I was scheduled to meet the ceramic artist Beth Bolgla in my home several months ago. Unfortunately, I was in my robe, sitting on the back porch, when she arrived because I forgot she was coming. When my husband told me Beth was here, I panicked. Our house is designed so that there is no way to run past our front hall, where she was standing, so I could change. So I greeted her in a lime green fleece robe and pajamas with a tropical print. At least everything matched.
If Beth had an opinion about this, you’d never know. There wasn’t a hint of judgement on her face. I realized later that she wasn’t just being polite. To her the robe was a garment, not an item of clothing with a designated role. As we talked on my couch, I became more and more fascinated by Beth’s vision. Her perspective on things was so pure, and she expressed her curiosity without hesitation. Beth told me about her eyes weakening in middle age as if it were a gift, sharing how she could see things from a new perspective. It wasn’t gratitude; she was curious and looking forward to new opportunities to see things differently.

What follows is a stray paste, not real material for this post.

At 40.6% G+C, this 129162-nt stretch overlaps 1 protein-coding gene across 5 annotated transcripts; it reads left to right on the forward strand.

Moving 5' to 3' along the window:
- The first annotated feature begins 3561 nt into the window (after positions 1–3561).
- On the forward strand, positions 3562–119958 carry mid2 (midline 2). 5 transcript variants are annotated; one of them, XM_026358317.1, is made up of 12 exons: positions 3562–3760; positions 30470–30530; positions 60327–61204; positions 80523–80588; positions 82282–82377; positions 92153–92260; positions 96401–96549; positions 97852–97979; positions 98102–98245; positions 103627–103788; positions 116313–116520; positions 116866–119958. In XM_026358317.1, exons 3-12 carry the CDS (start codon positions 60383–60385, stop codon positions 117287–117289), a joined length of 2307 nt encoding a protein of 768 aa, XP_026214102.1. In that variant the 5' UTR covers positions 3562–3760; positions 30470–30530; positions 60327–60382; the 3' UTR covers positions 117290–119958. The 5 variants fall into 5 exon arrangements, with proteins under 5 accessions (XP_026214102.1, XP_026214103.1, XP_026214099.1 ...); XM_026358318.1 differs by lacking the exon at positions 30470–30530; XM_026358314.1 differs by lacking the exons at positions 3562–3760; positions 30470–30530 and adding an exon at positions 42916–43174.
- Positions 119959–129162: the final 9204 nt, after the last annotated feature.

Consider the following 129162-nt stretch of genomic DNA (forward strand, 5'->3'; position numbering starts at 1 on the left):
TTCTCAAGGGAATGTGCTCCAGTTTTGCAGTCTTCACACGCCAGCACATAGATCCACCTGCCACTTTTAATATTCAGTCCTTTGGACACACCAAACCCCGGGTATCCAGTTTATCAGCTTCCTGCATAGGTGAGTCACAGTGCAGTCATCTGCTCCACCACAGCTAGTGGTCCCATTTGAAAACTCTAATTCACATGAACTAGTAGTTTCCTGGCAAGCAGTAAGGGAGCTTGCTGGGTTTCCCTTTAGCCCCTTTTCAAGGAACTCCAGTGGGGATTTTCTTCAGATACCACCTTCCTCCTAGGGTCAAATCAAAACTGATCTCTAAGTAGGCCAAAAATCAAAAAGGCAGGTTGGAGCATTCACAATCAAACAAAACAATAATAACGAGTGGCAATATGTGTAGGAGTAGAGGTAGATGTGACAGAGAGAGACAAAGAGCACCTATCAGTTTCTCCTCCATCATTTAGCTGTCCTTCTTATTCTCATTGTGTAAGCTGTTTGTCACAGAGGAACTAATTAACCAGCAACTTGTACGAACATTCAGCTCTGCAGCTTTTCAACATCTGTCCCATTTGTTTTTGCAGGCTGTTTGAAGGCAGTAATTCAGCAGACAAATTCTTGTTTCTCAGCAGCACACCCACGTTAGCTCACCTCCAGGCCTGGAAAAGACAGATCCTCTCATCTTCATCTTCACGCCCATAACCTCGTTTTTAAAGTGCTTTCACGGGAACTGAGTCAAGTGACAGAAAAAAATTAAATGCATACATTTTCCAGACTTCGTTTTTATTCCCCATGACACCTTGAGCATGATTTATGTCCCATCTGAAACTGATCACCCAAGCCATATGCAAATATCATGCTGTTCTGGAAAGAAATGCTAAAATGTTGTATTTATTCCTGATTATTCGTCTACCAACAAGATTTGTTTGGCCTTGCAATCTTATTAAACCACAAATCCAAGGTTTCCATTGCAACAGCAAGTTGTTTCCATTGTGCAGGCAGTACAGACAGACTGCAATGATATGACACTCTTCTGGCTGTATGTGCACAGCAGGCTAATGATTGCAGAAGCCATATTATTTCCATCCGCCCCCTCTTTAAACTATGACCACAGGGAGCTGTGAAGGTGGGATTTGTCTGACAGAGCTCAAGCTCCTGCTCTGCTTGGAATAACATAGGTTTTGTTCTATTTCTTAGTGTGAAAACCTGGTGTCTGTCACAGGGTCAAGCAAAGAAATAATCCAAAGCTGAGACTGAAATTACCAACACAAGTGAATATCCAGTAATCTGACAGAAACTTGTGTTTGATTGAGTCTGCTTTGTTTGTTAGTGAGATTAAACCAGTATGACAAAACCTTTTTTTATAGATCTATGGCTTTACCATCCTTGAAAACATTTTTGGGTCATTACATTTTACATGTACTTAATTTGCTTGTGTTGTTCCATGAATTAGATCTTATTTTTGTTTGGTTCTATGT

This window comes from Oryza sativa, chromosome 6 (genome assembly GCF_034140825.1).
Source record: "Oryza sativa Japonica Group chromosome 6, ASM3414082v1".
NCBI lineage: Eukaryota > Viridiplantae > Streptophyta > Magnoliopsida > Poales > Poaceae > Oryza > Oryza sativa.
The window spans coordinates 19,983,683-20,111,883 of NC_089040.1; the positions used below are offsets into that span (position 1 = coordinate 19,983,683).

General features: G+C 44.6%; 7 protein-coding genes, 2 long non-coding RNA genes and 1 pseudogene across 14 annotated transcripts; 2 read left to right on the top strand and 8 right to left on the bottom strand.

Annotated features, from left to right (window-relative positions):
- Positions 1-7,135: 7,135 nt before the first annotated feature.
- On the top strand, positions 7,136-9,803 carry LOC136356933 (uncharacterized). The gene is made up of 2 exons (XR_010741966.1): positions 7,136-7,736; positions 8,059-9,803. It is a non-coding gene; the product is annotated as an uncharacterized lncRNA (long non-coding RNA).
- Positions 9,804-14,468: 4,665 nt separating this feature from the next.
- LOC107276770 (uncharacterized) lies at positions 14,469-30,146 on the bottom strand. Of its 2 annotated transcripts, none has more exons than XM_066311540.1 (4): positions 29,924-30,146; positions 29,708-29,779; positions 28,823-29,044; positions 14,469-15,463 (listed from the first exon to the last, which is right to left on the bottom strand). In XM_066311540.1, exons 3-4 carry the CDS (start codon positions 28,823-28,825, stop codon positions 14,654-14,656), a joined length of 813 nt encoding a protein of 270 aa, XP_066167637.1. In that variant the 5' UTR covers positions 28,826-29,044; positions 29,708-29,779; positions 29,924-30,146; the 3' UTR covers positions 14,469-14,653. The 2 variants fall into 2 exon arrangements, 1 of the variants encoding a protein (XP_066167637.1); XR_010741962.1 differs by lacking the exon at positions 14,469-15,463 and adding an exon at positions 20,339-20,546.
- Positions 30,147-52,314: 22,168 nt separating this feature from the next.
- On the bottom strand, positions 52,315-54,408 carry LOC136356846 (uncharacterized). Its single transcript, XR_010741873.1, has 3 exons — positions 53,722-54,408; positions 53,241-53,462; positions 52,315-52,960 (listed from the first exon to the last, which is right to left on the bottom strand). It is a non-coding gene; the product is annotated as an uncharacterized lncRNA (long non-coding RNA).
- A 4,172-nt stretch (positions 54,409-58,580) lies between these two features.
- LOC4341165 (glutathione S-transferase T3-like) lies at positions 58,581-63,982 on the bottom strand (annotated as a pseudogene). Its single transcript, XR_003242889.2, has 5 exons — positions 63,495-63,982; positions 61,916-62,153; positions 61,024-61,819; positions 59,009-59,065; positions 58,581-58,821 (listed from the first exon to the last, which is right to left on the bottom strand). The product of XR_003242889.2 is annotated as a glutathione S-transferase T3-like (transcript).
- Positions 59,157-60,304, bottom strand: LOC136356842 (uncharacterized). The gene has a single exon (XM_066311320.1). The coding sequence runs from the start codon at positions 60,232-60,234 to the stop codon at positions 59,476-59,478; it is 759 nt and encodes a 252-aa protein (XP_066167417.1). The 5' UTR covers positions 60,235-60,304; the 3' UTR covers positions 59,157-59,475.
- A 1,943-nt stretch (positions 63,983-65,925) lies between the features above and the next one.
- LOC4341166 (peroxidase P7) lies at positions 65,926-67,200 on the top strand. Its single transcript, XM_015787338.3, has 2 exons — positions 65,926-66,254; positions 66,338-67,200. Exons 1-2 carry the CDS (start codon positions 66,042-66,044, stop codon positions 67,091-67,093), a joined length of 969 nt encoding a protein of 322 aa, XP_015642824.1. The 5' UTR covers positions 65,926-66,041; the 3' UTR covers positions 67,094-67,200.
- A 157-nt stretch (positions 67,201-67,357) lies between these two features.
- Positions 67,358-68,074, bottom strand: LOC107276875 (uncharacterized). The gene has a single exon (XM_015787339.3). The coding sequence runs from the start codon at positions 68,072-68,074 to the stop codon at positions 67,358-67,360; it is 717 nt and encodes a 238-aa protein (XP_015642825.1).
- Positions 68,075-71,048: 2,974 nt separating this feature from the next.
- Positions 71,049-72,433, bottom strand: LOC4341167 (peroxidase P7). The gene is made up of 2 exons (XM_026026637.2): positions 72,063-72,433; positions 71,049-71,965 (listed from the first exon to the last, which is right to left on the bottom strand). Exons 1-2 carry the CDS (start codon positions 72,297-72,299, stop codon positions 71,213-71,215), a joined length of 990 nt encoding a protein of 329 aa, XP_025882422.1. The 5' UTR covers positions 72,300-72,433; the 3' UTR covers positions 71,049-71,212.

As I study Beth’s work, I grow more in love with her ceramics. The subtle complexity of each piece, the range of styles in her pottery. I am grateful to know her because she represents how we need to be in the world: people who are present, curious, and clear-eyed.
I enjoy Beth’s ceramics because they welcome your eyes, both delighting and soothing you with their elegance and simplicity. Most of all, I love the memory of our first meeting in my robe. She showed me how rich your life can be when your vision is pure.